Review: With summer fast approaching, Suol has decided to get ahead of the game with an EP chock full of sweltering, sun-kissed deep house treats. Atjazz kicks things off with the rich chord progressions, lilting synthesizer melodies and bouncy drums of sunset-friendly shuffler "Programme Sunlight", before label regulars Chopstick and Johnjon serve up the similarly positive and breezy "Last Night". Elsewhere, Matthias Vogt cranks out the languid, life-affirming pianos and blissful electronics on Balearic house gem "Chanterelle", M.Ono delivers a loved-up twist on loopy disco house, and Carlo drops a chunk of bumpin', bass-heavy goodness blessed with sun-bright guitar flourishes. Best of all, though, is Meggy and Tigerskin's "Bygone Eras", a slick and sultry chunk of sun-bright modern soul.
Review: The common factor on this split release is a love of electronic melodies. It's clearly audible on Estroe's version of Examine's "33 Stand Alone", where crystalline synths and layered breakdowns are powered by a sinewy groove and heavy claps. Qbical's dub version of Tigerskin's "Morons We Are" is even more infectious with catchy vocodered vocals underpinned by filtered synth lines and incessant percussion. Meanwhile, Daniel Zuur trades on nostalgia with "Future Memory". Although based on a stripped back rhythm, the melodies are inspired by the heyday of 90s European trance, and are guaranteed to emit a spine-tingling response from veterans and first-timers alike.
Review: With a name like Jack Jenson he was sure to be in the spotlight somehow! The Salon zur Wilde Renate regular now appears for fellow Berlin institution Kater Mukke for the Full Of Acid EP in collaboration with the tech house hero Tigerskin and it's pretty good! The title track gets its 303 wobble on in good and sleazy fashion after the creepy sampled movie dialogue and white noise washed drop. "Stable Dance" goes for more of a restrained and hypnotic vive with its whirling arpeggio and tight rhythm supported by odd violin improvisation. Finally "Make It Work" rocks one of those Derrick May style synth-funk melodies over a rolling bass driven groove for some impressive dancefloor dynamic.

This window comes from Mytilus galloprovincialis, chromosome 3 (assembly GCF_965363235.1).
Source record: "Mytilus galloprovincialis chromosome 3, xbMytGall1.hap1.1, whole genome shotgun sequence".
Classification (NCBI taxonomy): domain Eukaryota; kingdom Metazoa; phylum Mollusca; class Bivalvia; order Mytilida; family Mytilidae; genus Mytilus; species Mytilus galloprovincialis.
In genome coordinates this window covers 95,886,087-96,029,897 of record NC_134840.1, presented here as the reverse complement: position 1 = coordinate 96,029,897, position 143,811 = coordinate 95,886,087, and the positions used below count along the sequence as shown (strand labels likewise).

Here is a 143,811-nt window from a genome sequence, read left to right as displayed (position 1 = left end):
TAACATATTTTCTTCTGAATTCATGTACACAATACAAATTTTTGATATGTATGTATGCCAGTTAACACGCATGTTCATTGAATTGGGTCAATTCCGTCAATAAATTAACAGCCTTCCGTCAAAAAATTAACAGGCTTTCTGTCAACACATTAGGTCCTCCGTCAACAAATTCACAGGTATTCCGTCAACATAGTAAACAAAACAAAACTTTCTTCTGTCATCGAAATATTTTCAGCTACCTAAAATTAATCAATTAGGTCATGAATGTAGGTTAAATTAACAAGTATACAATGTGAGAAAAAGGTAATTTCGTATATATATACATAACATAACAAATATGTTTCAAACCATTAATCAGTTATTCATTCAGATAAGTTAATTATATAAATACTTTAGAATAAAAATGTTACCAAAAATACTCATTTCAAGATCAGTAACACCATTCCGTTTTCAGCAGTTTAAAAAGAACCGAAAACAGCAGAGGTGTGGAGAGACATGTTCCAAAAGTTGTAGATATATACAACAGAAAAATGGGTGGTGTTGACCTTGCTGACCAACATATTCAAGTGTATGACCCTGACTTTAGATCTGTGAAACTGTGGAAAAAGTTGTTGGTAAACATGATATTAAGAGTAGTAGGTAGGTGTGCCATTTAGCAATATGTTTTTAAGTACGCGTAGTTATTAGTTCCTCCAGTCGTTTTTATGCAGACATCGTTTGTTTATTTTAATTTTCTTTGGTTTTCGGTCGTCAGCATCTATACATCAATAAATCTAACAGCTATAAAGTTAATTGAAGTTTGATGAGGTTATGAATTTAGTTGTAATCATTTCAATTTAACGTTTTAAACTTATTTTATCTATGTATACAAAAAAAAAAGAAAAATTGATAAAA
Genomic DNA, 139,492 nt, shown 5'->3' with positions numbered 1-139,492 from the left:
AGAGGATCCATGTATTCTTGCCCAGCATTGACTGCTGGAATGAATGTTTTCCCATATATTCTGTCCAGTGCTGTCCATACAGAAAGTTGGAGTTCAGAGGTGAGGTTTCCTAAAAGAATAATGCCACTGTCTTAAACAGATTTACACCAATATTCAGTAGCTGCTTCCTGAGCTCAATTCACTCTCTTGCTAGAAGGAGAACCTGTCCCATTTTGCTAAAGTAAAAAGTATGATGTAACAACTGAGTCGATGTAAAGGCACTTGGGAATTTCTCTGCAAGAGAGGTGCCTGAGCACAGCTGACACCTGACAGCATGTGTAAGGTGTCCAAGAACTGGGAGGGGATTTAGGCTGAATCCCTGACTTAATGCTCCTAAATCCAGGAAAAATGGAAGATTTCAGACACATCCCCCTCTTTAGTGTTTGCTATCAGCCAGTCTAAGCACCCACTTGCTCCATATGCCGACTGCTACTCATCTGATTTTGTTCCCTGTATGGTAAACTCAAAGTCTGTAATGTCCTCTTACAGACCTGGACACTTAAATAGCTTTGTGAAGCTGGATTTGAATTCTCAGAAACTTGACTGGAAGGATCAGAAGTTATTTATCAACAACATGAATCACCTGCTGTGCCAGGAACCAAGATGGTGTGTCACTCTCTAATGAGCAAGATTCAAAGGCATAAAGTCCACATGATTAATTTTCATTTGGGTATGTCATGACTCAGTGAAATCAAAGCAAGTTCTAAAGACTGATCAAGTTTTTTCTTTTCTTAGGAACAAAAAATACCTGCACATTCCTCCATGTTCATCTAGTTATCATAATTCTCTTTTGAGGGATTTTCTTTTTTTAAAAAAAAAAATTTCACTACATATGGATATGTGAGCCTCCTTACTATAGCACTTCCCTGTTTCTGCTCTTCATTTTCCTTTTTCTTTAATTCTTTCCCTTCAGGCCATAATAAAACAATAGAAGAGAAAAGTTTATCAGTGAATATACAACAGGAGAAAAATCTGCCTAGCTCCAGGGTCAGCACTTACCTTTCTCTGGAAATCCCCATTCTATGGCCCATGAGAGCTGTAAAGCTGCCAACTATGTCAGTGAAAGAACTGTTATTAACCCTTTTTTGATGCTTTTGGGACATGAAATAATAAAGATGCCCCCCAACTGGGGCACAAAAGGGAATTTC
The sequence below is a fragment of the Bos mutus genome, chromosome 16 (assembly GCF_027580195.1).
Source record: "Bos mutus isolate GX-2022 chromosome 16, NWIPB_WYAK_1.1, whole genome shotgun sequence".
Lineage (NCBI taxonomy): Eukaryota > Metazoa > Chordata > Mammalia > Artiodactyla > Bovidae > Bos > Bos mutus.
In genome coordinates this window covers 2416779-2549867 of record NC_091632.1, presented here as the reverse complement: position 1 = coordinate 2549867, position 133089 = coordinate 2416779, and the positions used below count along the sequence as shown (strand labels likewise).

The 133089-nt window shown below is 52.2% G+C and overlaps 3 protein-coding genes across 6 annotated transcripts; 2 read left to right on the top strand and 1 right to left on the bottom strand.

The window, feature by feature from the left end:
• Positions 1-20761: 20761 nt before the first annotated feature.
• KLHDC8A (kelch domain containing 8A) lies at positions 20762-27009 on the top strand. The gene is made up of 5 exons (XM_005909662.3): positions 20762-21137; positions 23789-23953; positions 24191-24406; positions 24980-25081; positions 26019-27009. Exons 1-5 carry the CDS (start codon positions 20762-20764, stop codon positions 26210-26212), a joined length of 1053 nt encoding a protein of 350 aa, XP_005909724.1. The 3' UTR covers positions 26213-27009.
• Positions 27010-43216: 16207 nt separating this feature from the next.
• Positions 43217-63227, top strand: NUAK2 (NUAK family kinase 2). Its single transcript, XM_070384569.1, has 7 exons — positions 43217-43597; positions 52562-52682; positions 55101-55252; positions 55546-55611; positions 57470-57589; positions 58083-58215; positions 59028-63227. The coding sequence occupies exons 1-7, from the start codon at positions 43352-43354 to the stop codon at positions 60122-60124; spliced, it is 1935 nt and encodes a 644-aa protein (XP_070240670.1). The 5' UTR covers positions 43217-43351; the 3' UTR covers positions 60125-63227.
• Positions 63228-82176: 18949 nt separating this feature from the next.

Review: Ex-Phonique producer Tigerskin makes his debut for Dessous with the groove-focused three tracker, "Matters of the Heart". The title track combines super funky, nu-house beats with a soulful musicality and a powerful vocal performance from Zoe Xenia. Perfect for summer, the lead track also comes with the deeper and more reflective "Carlos' Thoughts" and the Tigerskin ass-shaking styled "Eyewitness" that comes peppered with horn stabs, spooky atmospherics and dramatic crescendos.
Review: Alex Kruger shows the depth and range of his sound on Sticky Cow. Although it only features three tracks, it feels like the Berlin producer is racing through a catalogue of sounds and nuances. The title track is a dubby, driving affair that occasionally veers into a stepping, buzzing UK bass path and then ends up in jacking mode, led all the way by clanging bells. On the sublime "Jankowski", those bells are swapped for alpine bells that could have belonged to a stray cowherd. A bigger change however is the stylistic shift, with sensuous strings and a gloriously warm disco groove featuring. Finally, "Kord" sees Kruger veer into seductive vocal house.
Review: Alexander Kruger is still going, in a career that has spanned over a decade and showing no signs of slowing down. From releases on Morris Audio to Highgrade and Moodmusic, he's back with another one for Berlin's Dirt Crew. Starting off with the steady groove of "Faint" he soon gets down to business on the blissful hands in the affair that is "Descent" and the funky groove of "Hippies". However there's some deeper moods and grooves on tracks like "Stay" and "I Miss Chris".
Review: It sounds like Alex Kruger immersed himself in disco house during the recording of Dortmund. While tribal drums and atmospheric synths power "Magic Mood", it's the drunken askew horns that make it so distinctive. On "Foxgod", Kruger integrates sensuous strings into a filtered groove. While "Searching" marks a return of sorts to his electro house past, as a grinding bassline underpins a dreamy vocal, there is no doubt that the closing track, "Back On Yesterday", will gain most of the attention. Kruger again uses a breathy vocal line, but this time underpins it with an uplifting, rolling disco groove that is destined to become an anthem!
Review: Forms & Figures is a fresh Dirt Crew offshoot dedicated to releasing, in their words, "restored and re-mastered classics, lost tracks and new music by Alexander Kruger AKA Tiger Skin". The imprint's debut release kicks off with a freshly re-mastered version of 2008 classic "Peter's Secret Weapon", a typically Berlin-style chunk of deep house/tech-house fusion blessed with an undulating rhythm track, rising chords and short, manipulated guitar riffs. Near 10-minute epic "Platin" (another 2008 cut) follows, beguiling via a looped and chiming melody line and dreamy pads, before Krueger offers up the near impossible to find original mix of "The Beach" - a deliciously positive, sunny and glassy-eyed saunter through deep house/tech-house fusion that's arguably amongst the producer's most beautiful dancefloor cuts.